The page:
Review: G.I. Samurai
Watched another DVD I salvaged from the bottom of a bargain bin years ago and promptly forgot about: G.I. Samurai, a zany late ‘70s action flick that pits the mortars, missiles, and heavy machine guns of Japan’s modern military against the sheer ambition and tactical cunning of the power-hungry feudal lords of the Sengoku period.
Sonny Chiba (best known in the West as Hattori Hanzo in Kill Bill) plays Lieutenant Iba, the de facto leader of a ragtag group of soldiers who find themselves inexplicably stranded in the distant past, caught between warring factions and plagued by internal strife. As old rivalries escalate into full-blown mutiny, Iba gradually succumbs to the lust for blood and glory—if he can’t return to his own time, he’s certainly not going to pass up the opportunity to live life on his own terms.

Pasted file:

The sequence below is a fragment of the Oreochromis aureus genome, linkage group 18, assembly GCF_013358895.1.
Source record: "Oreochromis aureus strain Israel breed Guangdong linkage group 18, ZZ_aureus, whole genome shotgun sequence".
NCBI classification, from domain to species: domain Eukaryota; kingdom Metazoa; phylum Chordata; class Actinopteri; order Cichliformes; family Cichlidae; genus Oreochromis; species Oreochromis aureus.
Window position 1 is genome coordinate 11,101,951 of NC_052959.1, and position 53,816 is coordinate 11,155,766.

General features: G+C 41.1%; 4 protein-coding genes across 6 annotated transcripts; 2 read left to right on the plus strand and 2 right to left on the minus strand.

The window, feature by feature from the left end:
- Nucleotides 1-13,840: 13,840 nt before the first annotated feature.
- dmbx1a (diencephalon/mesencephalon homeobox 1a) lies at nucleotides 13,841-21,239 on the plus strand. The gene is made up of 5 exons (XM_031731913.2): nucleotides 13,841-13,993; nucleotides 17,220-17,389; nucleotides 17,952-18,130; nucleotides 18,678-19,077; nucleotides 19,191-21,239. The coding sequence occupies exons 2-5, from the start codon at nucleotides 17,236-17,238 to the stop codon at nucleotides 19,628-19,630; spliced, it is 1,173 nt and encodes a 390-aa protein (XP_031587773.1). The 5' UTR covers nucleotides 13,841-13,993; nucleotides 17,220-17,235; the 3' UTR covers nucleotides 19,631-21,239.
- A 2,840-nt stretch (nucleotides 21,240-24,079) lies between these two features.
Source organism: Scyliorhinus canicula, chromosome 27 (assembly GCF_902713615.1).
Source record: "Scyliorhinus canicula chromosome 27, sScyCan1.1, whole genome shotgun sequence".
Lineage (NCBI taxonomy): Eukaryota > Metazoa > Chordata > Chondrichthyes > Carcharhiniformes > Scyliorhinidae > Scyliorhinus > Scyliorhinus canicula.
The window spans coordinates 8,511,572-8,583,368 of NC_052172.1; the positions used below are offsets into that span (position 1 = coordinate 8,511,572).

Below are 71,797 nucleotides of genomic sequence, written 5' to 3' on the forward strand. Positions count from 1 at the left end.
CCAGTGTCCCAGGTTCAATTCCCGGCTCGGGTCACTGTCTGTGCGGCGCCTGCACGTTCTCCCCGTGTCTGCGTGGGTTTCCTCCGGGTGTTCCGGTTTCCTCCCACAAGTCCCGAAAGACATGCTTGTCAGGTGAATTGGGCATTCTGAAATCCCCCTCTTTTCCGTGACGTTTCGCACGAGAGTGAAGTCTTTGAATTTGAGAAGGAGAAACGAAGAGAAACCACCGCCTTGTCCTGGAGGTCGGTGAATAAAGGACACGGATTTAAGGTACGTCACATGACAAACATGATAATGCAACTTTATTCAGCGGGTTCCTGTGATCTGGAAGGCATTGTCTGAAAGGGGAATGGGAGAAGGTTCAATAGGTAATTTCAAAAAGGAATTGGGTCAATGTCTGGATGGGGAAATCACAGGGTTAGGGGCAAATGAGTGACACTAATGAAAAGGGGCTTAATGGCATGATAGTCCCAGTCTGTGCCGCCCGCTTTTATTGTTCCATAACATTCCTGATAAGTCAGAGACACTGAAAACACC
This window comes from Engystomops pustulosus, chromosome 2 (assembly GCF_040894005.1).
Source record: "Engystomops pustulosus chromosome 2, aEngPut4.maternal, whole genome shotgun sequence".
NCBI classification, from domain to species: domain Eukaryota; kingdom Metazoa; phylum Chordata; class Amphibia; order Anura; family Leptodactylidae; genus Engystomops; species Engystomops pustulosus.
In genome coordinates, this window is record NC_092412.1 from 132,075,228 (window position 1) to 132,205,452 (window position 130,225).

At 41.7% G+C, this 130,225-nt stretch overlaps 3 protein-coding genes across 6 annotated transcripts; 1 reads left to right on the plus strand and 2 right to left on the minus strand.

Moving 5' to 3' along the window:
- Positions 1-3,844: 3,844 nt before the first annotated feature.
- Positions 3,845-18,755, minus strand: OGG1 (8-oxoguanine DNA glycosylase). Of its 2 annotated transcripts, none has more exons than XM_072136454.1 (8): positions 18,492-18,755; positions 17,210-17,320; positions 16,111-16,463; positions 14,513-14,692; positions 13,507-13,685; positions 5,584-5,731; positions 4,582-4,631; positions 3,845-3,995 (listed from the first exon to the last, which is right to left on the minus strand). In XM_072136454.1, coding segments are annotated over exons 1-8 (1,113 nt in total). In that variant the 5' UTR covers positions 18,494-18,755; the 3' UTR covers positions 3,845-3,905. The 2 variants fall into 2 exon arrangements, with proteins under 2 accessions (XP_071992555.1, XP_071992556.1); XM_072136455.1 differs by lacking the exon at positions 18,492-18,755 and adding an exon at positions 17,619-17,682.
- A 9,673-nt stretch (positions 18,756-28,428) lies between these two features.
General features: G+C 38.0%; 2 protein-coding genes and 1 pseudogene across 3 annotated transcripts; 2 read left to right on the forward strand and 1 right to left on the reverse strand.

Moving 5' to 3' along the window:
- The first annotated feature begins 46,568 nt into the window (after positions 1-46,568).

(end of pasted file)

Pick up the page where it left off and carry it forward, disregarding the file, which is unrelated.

While Chiba delivers an undeniably nuanced performance, he was a stunt coordinator first and foremost, and the movie shines brightest whenever he’s loosing arrows from horseback, firing a submachine gun while suspended beneath a helicopter, or charging into battle with a pistol in one hand and a katana in the other. Despite the valiant efforts of these spectacular set pieces, however, the narrative drags on a bit too long; the version I own allegedly restores approximately forty minutes of previously-excised footage… about half of which feels entirely unnecessary. Still, even after a whopping 140 minutes, the unforgettable image of armor-clad daimyo riding into combat alongside a tank never loses its novelty.
[Originally written ay 2, 2017.]